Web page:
A roadmap of Stanford Children's telehealth program: 6 questions with Dr. Dennis Lund

The telehealth program at Stanford (Calif.) Children's Health has come a long way since it began offering telehealth virtual visits in January 2013.

Funded with a grant from Cisco, William Kennedy, MD, chief of the pediatric urology department, kicked off the program with a basic clinic-to-clinic telehealth model that connected the children's facility to Stanford's main hospital in Palo Alto, Calif. Under his leadership, the program eventually grew to connect to specialty services at Stanford facilities in San Francisco and Monterey, Calif.

Today, Stanford Children's Health offers telehealth services to patients as part of a broader digital health program, Dennis Lund, MD, CMO and interim CEO of Stanford Children’s Health told Becker's Hospital Review. That includes clinic-to-home telehealth visits — which Stanford Children's began offering in May 2017 — as well as in-hospital and remote care monitoring, patient portal access, and clinic-to-school telehealth.

"The goal," Dr. Lund said, "[is to provide] patients and families the ability to access their Stanford Children's Health clinicians, without having to interrupt their lives to travel to the hospital or clinics."

The program has been widely successful. In fact, as of August 2018, the children's hospital has equipped 47 of its 65 clinic sites — in addition to its hospital — with telehealth capabilities.

These efforts aren't going to waste, either. Last year, Stanford Children's completed 1,100 visits, but it plans to more than double that in 2019 to complete 2,500 visits.

Becker's Hospital Review caught up with Dr. Lund to discuss how Stanford Children's telehealth program works, how Stanford supports it clinicians with telehealth and what makes the program unique.

Editor's note: Responses have been lightly edited for clarity and length.

Question: Can you describe some of the patient facing technologies that are a part of Stanford Children's telehealth efforts?

Dr. Dennis Lund: At Stanford Children's Health, we are enabling patients to stay connected with their physicians not only through telehealth virtual visits, but also through EHR-integrated home monitoring programs. For example, for families with babies who have single ventricle congenital heart disease, which requires a series of three heart surgeries, Lucile Packard Children's Hospital Stanford has a home monitoring program that begins when the patient goes home following their first surgery shortly after birth. The home monitoring program helps the care team determine when the family should return for the second surgery. In 2017, the single ventricle home monitoring program team began piloting a digital solution to alleviate the cumbersome, manual process of parents recording patient data in a logbook at home and communicating the information via a weekly phone call with a cardiology nurse practitioner, who would then manually enter the patient's information into the EHR.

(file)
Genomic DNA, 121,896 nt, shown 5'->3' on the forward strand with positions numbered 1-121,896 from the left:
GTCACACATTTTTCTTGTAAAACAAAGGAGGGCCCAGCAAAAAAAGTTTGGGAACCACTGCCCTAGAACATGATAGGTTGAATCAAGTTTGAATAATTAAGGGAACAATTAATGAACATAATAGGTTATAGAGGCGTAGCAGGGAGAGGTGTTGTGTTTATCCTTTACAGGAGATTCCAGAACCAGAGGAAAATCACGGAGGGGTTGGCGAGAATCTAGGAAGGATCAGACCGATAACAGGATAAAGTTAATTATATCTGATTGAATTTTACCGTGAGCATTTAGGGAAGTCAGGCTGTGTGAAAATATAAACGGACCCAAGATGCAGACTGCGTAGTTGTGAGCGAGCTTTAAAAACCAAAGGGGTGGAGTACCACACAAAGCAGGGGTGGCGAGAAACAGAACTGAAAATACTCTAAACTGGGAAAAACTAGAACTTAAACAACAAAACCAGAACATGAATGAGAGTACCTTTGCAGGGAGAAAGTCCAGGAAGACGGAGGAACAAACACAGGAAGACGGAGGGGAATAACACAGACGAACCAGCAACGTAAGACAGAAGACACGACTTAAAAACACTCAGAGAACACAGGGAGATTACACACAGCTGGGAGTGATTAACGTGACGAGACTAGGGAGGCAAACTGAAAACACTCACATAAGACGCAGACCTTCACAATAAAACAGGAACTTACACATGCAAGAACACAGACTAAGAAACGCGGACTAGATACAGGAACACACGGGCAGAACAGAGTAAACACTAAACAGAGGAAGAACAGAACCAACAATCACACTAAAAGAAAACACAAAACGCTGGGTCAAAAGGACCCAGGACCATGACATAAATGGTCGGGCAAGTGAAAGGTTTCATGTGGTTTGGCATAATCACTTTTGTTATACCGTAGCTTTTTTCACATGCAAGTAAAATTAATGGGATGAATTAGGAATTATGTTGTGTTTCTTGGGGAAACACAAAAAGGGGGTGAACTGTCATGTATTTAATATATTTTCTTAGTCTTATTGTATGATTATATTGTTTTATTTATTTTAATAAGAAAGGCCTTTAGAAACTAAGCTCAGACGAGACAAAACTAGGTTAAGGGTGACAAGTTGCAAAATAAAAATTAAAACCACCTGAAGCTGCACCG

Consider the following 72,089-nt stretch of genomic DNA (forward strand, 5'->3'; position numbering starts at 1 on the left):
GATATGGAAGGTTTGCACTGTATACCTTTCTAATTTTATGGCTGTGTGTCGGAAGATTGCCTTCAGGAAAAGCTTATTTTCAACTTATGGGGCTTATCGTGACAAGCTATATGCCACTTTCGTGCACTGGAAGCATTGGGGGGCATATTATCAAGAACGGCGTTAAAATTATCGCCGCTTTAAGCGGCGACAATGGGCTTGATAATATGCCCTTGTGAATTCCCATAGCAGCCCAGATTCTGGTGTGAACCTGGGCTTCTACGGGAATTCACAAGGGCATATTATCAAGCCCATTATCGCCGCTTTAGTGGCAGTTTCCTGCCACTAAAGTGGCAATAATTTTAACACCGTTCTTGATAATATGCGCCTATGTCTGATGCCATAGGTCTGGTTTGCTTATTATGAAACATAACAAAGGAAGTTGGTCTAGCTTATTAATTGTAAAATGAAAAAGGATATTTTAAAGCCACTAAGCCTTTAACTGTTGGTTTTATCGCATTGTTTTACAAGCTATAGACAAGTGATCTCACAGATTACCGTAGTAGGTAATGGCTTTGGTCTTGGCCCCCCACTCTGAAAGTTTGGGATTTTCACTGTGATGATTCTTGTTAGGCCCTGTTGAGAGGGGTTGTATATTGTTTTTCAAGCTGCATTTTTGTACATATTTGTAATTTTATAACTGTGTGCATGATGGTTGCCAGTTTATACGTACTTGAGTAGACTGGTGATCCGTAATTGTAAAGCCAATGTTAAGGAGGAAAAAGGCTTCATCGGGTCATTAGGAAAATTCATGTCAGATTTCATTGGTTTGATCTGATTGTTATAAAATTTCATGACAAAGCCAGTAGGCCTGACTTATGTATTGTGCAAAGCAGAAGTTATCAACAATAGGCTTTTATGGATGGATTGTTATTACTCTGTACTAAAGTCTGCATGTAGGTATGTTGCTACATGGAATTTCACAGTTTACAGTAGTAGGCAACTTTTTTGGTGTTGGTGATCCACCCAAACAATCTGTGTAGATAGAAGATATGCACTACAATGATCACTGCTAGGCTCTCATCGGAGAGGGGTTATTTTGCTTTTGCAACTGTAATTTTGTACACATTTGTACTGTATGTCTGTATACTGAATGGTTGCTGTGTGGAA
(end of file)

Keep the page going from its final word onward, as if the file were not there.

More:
Q: What makes Stanford Children's telehealth program unique?

DL: Our multi-pronged digital health approach, inclusive of telehealth, remote care monitoring and patient portal access, is what sets us apart. Chronic illness leads to significant delays in child development and that is partly due to them having to miss school and social activities to receive care. Our digital health program allows patients and families the ability to access their Stanford Children's Health clinicians without having to interrupt their lives to travel to the hospital or clinics. For example, we have psychiatry patients who have close relationships with their providers at Stanford Children's Health, but who go away to college. Thanks to telehealth, they can stay connected with their psychiatrist back home from their dorm rooms. Another example — we have tracheotomy patients, some of whom are on ventilators and live hours away from the hospital. When issues arise, it can be a six-hour ambulance trip for them to come to Packard Children's. Telehealth makes it possible for tracheotomy patients to instead travel just to their local physician and communicate remotely with their specialist at the hospital. They can resolve issues quickly this way, allowing them to return to work and school with far less disruption.